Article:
9 Questions About Your Lower Back Pain Your Doctor Might Ask You

You see your doctor because you’ve been experiencing lower back pain for some time. Does your doctor listen to your explanation of your symptoms, or does he or she immediately issue you a prescription without considering your thoughts on the source of your low back pain?

When you seek medical assistance for any reason, the first thing the back injury doctor NYC should do is inquire about your condition, how you feel, your symptoms, and your personal history. What do you think is the cause of your low back pain?

While a doctor requires information to make an accurate diagnosis to treat low back pain or any other discomfort, they only give patients an average of 18 seconds to speak before stopping their descriptions of symptoms.

Questions your doctor should ask you before establishing a low back pain diagnosis should include the following ones.

1. Where Exactly Does It Hurt? 

You need to be specific with your response. “My back hurts at my waist, more on the right side than the left.” If you can, point to the location.

2. When Do You Have Lower Back Pain? 

Does it ache to stand, walk, run, twist, or lie down? Is the discomfort worse in the mornings or evenings? Is it consistent, or does it change during the day?

3. When Did It Start? 

Was it the result of a specific event, such as a sporting injury? Were you doing anything unusual or new when you first felt the pain? Has the discomfort remained steady since then, improved, or worsened?

4. What Are Your Thoughts About the Source of Your Pain?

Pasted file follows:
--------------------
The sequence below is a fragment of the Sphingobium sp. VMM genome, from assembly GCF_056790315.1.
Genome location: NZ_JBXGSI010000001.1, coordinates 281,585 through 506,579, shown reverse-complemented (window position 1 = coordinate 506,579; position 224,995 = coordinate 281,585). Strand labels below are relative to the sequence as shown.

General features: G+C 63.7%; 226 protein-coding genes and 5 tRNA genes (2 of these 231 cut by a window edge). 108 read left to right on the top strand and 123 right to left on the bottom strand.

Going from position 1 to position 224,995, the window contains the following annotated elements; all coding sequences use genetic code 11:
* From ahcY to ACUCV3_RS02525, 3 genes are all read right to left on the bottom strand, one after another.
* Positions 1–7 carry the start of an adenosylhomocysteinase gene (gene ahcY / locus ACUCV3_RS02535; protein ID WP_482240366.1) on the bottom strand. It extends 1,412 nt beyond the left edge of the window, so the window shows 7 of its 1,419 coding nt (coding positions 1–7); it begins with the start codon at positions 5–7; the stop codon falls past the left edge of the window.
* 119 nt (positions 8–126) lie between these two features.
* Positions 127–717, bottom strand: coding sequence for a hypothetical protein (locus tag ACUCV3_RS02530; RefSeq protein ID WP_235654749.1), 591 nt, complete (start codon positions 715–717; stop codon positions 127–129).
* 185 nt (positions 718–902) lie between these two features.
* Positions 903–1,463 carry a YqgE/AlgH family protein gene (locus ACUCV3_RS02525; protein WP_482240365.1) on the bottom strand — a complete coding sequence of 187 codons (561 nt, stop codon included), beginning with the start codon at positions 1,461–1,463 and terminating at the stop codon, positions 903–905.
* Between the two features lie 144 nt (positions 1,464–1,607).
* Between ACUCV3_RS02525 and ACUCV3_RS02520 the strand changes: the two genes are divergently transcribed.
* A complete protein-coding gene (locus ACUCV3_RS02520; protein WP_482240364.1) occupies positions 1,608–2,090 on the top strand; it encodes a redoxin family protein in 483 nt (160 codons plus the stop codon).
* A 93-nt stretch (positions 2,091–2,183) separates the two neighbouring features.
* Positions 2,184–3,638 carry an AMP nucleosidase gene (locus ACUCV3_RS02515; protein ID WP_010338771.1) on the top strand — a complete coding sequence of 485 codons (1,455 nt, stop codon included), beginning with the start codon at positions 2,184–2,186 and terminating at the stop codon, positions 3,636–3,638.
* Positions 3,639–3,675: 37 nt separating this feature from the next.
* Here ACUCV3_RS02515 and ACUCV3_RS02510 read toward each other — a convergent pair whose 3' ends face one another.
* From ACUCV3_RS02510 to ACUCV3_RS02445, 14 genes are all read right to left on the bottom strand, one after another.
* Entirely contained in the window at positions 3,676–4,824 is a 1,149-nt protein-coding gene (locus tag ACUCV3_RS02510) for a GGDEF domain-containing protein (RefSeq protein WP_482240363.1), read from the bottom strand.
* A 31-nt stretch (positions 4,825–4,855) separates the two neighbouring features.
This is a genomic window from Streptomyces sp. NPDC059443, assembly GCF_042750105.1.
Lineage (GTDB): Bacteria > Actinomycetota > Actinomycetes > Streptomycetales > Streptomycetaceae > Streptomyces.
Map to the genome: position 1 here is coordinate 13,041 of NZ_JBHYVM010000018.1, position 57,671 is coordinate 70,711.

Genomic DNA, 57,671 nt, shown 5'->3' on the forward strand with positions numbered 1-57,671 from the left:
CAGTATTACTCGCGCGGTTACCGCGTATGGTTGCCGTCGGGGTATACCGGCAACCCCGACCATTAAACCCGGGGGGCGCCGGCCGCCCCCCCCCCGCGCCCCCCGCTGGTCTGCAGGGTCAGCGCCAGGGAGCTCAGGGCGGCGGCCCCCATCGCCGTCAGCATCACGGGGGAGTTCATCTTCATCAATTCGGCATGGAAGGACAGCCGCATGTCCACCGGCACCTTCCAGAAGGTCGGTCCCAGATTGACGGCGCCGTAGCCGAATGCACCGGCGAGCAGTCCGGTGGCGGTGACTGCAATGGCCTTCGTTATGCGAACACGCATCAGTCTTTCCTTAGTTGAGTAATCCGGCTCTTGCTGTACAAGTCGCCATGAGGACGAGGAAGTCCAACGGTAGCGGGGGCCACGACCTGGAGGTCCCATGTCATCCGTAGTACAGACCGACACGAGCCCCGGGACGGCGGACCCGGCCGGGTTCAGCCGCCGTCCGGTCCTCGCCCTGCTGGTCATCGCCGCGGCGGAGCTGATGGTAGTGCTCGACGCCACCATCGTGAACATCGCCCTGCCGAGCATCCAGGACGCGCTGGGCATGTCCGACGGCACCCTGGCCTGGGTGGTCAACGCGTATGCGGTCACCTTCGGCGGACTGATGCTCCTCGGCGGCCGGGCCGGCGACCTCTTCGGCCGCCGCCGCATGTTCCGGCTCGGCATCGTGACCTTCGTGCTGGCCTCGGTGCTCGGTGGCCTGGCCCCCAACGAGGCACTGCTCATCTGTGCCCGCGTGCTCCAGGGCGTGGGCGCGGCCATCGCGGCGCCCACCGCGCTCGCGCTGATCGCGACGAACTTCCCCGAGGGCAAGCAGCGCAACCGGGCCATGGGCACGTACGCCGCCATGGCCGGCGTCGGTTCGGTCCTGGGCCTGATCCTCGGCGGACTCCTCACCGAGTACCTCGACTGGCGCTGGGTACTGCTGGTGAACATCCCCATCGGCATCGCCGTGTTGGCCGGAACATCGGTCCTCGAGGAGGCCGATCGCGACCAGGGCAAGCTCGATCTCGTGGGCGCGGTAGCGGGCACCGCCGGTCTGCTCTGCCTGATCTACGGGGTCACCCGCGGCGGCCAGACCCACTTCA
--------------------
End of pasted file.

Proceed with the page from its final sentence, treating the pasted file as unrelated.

If you are certain that it was caused by a fall or an impact, inform your doctor in detail.

What kind of discomfort are you experiencing? Describe the type of pain: stabbing, burning, shooting, or persistent.

6. How Severe Is Your Pain? 

Physicians typically ask you to rate it on a scale of 1 to 10, with 10 representing the greatest pain you can conceive. Don’t overstate it; “11” isn’t useful to the doctor. Most doctors will agree that a natural childbirth is a ten on the pain scale; use this as your guideline.

7. How Does Your Discomfort Impact Your Life? 

Low back pain can keep you from enjoying your favorite hobbies, such as exercise or sports. It can be difficult to sit or stand still for an extended period of time. Inform your doctor about any modifications you’ve had to make due to your low back pain.

8. Which Medications Do You Now Take? 

Before prescribing any medication, the physician should be aware of any potential drug interactions.

9. What Are Your Goals? 

This is perhaps the least asked, yet most crucial, question when prescribing a treatment. What would you like to do? Do you want to play a game on a specific date in the future? Take a trip? Or are you simply trying to resume your normal activities? Understanding your goals might assist you and your doctor in developing a treatment plan.

Questions You Should Ask Your Doctor

According to studies, up to 60% of patients are unaware of their diagnosis when they leave the hospital. The best outcomes, however, come from doctors and patients working together to achieve a common objective, such as participating in the big game next month. That can only happen if doctors and patients understand the source of low back pain and how to treat it.

Before leaving the doctor’s office, ask the following questions: 

  • What are the tests for?
  • How many times did you execute this treatment or procedure?
  • Why do I require a certain treatment?
  • Are there alternatives?
  • What are the potential adverse effects?
  • How many treatments will I need and how long will they last?

Treating low back pain, whether caused by sports injuries, a domestic mishap, or another reason, begins with effective communication between doctor and patient. Before you leave the clinic, make sure your doctor listens to your history and informs you about the treatment plan, target outcome, and potential adverse effects.

Leave a Reply